Don't Fight the Fed
Score one for Greenspan and company today. And to think, we all figured that this meeting would be a non-event. In fact, I had to remind myself that there WAS an upcoming FOMC meeting. Well, it seems the FOMC intends to keep the lid on the market for now. It was no surprise that interest rates were left unchanged, but most traders were caught a little flat-footed when it was announced that they were remaining in a defensive mode against the inflation threat.
With recent economic data indicating that a slow down is occurring, it was reasonable to expect that the FOMC would at least adopt a neutral stance in regard to inflationary pressure. The primary reason they gave for continuing their hawkish tone - high energy prices - may be the very reason they should consider lowering interest rates. Yes, high energy prices do lead to inflation, but they can lead to recession in the long term as well, since consumers have less discretionary spending. Warning signs of possible trouble were reported just this morning, with the 5th consecutive decline in the Index of Leading (sometimes misleading) Economic Indicators. A set of 3 has historically been a precursor to a recession, but the previous string of 5, which occurred in 1995, was of the soft landing variety, so we can't make a solid conclusion yet.
So, we ended with a big minus 114-point day on the Nasdaq Composite and the Dow lost most of a 138-point gain to finish up only 20 points. For the Nasdaq, it's the third straight day of big "gap up" mornings, followed be a close near the bottom of the day. Is it time for an up day? Maybe, but we may be due for some pain first thing in the morning.
With today's slip below the 3521 level and 3500 for that matter, we now have an official confirmation of the double top formation on the chart. We were hoping for a double bottom at 3521 to build a base. Unfortunately, that support was broken. I guess we shouldn't be too surprised though. I just never felt fear gripping this market. Sure, the "generals" were beginning to fall, but the Volatility Index was not moving toward 30 and these "gap up" mornings were just too optimistic.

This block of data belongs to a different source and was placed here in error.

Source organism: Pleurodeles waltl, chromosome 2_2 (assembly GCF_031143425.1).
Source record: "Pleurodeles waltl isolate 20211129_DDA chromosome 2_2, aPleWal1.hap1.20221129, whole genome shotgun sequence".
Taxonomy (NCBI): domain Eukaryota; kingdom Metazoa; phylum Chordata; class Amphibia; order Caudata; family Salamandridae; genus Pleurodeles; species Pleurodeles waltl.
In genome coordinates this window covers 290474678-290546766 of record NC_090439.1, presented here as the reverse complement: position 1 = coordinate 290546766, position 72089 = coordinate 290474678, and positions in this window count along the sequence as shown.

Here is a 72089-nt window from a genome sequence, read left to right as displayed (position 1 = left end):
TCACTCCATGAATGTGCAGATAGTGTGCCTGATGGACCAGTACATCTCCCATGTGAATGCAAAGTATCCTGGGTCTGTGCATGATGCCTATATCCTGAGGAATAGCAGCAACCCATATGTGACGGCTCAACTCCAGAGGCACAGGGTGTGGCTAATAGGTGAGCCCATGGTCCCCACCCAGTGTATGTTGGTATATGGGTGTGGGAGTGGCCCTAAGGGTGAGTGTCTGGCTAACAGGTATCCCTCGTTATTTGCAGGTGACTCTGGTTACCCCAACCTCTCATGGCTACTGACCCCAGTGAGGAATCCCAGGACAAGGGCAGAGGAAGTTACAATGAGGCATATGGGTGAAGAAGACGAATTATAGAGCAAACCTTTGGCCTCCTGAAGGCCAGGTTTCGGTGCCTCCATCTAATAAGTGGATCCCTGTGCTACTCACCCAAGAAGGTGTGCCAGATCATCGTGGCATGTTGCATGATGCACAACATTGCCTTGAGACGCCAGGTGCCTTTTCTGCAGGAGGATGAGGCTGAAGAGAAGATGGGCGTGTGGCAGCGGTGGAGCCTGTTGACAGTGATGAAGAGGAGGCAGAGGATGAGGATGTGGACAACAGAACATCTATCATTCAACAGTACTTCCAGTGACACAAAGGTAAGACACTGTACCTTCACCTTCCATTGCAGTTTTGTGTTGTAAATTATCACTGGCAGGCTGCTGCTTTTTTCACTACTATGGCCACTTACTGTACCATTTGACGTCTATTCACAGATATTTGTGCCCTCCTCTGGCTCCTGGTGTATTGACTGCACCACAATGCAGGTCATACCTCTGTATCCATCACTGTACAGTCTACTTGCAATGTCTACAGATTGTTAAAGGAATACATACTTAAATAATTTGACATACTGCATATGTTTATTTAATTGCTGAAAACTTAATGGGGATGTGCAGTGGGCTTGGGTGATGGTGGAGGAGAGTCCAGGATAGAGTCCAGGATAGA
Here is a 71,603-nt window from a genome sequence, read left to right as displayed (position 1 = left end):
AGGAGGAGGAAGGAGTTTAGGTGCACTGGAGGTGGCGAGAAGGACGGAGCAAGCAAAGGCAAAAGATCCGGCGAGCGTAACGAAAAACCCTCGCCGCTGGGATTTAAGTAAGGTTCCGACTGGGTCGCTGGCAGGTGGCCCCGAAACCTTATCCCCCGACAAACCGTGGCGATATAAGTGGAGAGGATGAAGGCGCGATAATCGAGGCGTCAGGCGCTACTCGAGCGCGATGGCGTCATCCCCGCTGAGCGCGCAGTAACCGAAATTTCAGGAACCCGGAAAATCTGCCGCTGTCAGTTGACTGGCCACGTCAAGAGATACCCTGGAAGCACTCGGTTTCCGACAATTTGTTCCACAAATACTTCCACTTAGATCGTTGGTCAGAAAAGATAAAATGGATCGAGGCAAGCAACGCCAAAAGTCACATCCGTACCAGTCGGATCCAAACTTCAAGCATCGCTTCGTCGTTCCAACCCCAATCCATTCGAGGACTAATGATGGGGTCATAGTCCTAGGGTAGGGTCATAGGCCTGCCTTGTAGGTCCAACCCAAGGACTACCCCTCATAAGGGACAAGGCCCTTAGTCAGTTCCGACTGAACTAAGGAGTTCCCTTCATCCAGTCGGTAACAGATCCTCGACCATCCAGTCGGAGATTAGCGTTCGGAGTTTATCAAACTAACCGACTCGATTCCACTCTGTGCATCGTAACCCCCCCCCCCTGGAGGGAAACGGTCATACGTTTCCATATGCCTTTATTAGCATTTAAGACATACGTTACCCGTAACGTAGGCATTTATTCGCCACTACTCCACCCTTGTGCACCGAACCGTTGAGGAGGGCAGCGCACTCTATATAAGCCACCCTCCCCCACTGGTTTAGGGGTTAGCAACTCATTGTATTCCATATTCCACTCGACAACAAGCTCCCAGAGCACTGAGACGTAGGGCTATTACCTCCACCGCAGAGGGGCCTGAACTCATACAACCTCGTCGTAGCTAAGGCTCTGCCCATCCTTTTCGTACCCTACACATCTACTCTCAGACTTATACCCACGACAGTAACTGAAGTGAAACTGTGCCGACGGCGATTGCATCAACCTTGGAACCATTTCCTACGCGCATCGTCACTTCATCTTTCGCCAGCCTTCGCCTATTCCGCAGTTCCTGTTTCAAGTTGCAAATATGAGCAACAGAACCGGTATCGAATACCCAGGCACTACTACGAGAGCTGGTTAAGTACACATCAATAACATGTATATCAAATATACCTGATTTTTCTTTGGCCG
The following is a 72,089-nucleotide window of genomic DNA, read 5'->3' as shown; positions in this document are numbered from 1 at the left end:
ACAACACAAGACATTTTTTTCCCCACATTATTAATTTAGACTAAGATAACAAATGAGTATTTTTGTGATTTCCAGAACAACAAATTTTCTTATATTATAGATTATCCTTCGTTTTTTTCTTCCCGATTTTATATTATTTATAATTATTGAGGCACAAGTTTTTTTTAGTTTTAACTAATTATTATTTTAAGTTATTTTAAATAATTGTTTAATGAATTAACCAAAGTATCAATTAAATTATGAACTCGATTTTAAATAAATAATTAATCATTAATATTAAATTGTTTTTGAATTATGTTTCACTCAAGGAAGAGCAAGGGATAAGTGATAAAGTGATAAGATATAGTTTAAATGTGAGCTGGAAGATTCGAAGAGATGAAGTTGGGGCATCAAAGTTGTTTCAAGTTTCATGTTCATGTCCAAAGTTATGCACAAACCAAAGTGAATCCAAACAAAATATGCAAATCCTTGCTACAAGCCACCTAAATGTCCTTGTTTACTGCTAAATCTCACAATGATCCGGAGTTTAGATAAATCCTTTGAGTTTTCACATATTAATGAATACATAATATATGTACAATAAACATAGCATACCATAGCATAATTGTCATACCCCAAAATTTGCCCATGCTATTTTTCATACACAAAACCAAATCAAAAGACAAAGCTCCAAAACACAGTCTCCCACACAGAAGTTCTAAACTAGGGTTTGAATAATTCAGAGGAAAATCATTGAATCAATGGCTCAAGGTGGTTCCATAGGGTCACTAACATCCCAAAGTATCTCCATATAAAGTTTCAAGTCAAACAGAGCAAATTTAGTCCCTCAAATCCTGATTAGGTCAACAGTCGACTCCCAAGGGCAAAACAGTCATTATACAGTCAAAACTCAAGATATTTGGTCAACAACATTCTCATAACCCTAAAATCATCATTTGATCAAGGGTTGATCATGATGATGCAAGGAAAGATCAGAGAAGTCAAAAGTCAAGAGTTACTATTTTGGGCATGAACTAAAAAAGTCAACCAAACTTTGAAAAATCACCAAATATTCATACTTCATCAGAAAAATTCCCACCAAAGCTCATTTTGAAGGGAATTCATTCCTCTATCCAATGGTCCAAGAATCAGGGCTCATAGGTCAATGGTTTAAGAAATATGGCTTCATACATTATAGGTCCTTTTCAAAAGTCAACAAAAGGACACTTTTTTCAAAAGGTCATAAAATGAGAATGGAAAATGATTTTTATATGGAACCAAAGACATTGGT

When the climatic selling starts (as if today's volume of 1.9 bln shares weren't enough), I look for a pivotal turnaround in this downtrend - that day could be Wednesday, but it may take longer than that to truly put in a bottom. Late today, we saw sell stops and margin calls dragging this market lower as it passed under 3500. If we get a gap down in the morning, we could see the same type of capitulation selling that would be a buyable event, at least for a one-day play.
But the outlook isn't so bad for the longer term. Our old friend Abby Joseph Cohen of Goldman Sachs kicked off today's early morning bullishness. Remember her? She set the bearish wheels in motion last March, when she said she was un-weighting techs and moving heavily into financials. The market did likewise. She's the E.F. Hutton of the millennium - when she talks, people listen. The good news is that she likes technology again. Couple that with the historically strong season of November through March and we are likely to see the bull market return soon. It appears she particularly likes the storage, network equipment, and Internet infrastructure software companies - no surprise there. They've been the strongest stocks all summer. Names mentioned were EMC Corp. (EMC), Network Appliance (NTAP), Juniper Networks (JNPR), Cisco (CSCO), Oracle, (ORCL) and BEA Systems (BEAS).
Despite Abby's friendly words, the tech sectors suffered, some more than others. B2B stocks took it on the chin in a major way today. Ariba (ARBA -14.59) and i2 Technologies (ITWO-17.88) continued yesterday's sell off on the news that their "alliance" had lost a major customer - the Global Healthcare Exchange. Joining those two unfortunate stocks today was IBM - the third member of the alliance. IBM had some trouble of its own as rumors circulated the trading floor that the company could pre-announce an earnings warning, but no confirmation as of yet. Add to that a downgrade of Commerce One (CMRC -13.62) and the B2B sector was down for the count.